“It is obvious that you and your team are incapable of doing your job properly and with care. So, please do the honourable thing and resign,” she wrote.
Others, meanwhile, commented with dry humour and sarcasm. One Mohd Russdy Shahril jokingly asked the Selangor Mentri Besar to do a live streaming of himself sniffing the sample of the polluted water.
“Guys, do not be angry. It is in their KPI (key performance indicator) to have water disruptions every month,” Wan Nur Syafiq posted.
Even when it was announced that the water supply was expected to be restored in stages beginning 3pm yesterday, people were cynical in their responses, asking when they could expect the next water disruption to happen.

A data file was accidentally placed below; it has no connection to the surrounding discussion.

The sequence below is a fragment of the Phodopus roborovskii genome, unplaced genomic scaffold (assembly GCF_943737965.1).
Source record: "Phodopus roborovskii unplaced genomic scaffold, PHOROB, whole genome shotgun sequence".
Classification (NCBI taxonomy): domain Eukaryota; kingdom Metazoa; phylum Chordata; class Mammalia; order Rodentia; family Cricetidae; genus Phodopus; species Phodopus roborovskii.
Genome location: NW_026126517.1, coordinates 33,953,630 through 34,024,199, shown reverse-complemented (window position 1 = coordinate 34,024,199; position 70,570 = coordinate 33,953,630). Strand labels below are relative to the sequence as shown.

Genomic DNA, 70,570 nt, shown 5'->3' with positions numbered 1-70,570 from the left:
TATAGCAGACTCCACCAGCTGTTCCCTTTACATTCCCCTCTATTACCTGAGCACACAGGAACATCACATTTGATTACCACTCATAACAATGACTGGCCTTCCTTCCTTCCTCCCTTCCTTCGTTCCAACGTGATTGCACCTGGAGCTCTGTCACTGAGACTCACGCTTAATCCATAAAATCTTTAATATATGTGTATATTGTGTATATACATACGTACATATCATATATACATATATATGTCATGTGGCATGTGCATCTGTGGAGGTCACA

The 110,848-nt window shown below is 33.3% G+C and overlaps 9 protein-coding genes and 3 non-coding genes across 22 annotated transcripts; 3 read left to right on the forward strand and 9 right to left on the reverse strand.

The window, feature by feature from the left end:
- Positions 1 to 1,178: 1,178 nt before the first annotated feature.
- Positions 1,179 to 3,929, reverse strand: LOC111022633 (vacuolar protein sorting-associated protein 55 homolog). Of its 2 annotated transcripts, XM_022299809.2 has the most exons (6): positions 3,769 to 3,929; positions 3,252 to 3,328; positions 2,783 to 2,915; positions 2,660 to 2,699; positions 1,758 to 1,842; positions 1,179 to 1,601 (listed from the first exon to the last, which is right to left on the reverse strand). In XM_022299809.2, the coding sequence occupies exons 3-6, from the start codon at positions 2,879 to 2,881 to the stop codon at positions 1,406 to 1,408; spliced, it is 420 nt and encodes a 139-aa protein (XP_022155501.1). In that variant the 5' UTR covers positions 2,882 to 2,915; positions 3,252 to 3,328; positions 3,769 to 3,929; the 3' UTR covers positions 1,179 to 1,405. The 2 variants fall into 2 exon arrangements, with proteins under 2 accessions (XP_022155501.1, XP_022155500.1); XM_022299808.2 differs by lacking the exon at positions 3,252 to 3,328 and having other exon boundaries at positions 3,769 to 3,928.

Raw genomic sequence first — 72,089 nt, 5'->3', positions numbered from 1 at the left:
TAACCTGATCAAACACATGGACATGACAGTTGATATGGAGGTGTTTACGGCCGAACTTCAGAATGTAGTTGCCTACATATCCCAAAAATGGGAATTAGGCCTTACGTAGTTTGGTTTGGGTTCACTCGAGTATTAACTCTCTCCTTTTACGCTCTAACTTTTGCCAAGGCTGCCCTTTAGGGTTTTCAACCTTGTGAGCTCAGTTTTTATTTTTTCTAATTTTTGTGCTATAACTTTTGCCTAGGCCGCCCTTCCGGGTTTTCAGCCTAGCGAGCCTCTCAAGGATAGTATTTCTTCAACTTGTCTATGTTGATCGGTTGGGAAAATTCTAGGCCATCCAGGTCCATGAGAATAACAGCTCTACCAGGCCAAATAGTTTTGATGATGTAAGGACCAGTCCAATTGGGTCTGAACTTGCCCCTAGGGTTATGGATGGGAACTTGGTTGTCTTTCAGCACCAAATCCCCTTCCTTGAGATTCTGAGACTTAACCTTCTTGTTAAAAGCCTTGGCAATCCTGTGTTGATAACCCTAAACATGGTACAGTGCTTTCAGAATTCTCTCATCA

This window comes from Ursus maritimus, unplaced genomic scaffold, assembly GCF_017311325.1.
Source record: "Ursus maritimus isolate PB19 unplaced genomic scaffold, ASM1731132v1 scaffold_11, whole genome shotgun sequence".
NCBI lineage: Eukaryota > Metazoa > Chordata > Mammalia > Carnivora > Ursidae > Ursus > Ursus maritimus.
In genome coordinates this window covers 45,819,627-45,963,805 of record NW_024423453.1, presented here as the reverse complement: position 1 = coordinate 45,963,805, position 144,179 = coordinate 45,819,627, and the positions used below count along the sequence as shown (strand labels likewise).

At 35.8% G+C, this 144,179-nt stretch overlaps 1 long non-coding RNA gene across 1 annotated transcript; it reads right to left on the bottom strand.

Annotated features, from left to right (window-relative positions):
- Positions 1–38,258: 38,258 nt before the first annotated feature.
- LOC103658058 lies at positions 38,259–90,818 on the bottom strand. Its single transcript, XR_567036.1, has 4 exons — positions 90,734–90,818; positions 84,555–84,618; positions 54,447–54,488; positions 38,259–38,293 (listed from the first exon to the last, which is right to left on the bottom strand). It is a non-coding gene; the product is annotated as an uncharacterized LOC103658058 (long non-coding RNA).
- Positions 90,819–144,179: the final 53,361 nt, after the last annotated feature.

What we are seeing is Malaysians venting their anger online or shrugging off their frustrations after learning that their grouses, amid a pandemic and movement restriction orders, are not going to get solved anytime soon.
But for how long? As it is, Malaysia is also seeing a rise in suicide and near-suicide cases during the pandemic.
The National Fire and Rescue Department responded to 88 suicide cases, with 78 people rescued, seven injured and three fatalities recorded between March and July this year.
Befrienders Malaysia received about 4,142 calls between March 18 and May 16 during the MCO period, where over a third of the calls on Covid-19 were suicidal in nature, while government hotlines received 11,791 calls from March 25 until August, where each caller had an average of three issues that required emotional support and counselling for stress, anxiety and despair.
If politicians do not put aside their hullabaloo, we might see more of our own people resorting to suicide, riot or even an armed revolution.
They cannot expect Malaysians to shrug things off forever.
Farezza Hanum Rashid is the assistant news editor of The Malaysian Reserve.